Constructing effective search queries

When searching within Enigma Public, it’s important to understand how information is organized and how search operates. This will help you find the information you’re seeking. If you haven’t already done so, review the articles How information is organized and Searching for information before continuing.

When you search Enigma Public, you are actually performing three separate searches:

  • The first search looks for matches within the collection metadata
  • The second search looks for matches within the dataset metadata
  • The third search looks for matches within the data records in each dataset

To illustrate how this works, consider a search for facebook h-1b visas, which yields no matching results.

Enigma Public has a collection called “H-1B Visa Applications,” which contains multiple datasets – one for each year.

Each dataset includes multiple visa applications from Facebook. Below is the 2017 dataset filtered using the keyword “Facebook.”

So why did our search yield zero results?

Examining the screen above you can see that:

The parent collection is called “H-1B Visa Applications”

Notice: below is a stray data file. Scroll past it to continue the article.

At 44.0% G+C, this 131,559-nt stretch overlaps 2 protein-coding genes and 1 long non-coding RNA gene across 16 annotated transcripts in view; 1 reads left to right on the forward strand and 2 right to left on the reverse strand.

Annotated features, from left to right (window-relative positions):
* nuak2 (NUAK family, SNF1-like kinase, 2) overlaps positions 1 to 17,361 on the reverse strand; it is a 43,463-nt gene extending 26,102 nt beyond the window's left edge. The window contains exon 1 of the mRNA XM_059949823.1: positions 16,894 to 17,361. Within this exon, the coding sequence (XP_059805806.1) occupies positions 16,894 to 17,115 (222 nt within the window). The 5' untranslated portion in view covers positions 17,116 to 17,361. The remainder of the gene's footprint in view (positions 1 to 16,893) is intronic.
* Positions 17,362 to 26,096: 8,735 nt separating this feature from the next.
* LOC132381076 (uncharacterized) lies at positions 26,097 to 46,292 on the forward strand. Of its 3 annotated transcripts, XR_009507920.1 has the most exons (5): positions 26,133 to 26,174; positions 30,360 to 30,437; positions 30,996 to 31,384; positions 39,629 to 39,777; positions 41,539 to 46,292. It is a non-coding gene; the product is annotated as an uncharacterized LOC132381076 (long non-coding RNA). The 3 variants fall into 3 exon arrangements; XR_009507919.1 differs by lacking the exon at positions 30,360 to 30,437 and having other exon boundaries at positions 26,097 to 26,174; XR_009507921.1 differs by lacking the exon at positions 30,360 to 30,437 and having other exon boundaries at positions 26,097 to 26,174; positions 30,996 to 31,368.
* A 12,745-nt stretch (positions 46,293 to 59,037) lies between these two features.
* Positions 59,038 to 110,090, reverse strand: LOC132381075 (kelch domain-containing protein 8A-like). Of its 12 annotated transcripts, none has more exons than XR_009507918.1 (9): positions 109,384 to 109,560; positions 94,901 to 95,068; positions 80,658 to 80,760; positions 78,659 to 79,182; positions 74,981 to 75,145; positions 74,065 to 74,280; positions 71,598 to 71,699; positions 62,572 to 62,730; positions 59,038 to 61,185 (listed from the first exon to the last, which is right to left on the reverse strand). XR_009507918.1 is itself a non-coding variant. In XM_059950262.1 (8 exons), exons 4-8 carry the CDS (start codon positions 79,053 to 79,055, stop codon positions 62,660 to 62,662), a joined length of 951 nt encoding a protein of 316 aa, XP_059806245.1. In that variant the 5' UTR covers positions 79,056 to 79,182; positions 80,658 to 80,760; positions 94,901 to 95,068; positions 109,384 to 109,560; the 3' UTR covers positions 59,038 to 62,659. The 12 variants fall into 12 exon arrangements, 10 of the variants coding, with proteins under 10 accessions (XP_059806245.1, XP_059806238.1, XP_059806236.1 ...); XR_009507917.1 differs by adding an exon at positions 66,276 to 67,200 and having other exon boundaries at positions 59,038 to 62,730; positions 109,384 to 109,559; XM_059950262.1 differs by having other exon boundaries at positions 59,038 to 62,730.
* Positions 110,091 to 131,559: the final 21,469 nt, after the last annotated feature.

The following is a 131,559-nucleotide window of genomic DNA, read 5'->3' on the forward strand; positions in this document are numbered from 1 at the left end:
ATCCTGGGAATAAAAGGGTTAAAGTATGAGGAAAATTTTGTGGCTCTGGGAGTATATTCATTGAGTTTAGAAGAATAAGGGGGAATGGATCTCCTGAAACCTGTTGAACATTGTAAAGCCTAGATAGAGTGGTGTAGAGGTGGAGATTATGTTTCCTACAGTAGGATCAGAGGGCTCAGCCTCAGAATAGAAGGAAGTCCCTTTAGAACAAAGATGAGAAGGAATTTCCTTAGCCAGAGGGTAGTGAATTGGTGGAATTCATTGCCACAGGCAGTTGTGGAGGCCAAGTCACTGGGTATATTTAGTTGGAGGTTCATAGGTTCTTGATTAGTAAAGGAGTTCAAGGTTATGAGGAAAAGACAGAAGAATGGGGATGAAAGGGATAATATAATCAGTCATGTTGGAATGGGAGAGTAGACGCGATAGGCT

The dataset description includes the words “H-1B” and “visa”

The dataset title also includes the words “H-1B” and “Visa”

Multiple rows include the words “H-1B” and “FACEBOOK”

Importantly, though, no single category includes all of the search terms, so there are no matching results. Just as importantly, no category includes the word “visas” (only “visa”).

So how should you locate information on H-1B visa applications by Facebook within Enigma Public? Generally, it’s best to identify the kind of information you are seeking first (in this case, information about H-1B visa applications). Then either filter the search results in the Data Viewer based on the entity of interest (in this case, Facebook), or examine the resulting datasets to understand how best to construct an effective search query. In this example, examining the datasets suggests that a search for facebook h-1b would yield useful results.

When searching, keep in mind that a search for “visas” is different from a search for “visa.” If you’re not finding the information you want, consider using the fuzzy matching operator, ~1, which signifies “within one character of,” so visas~1 would match both the singular and plural forms.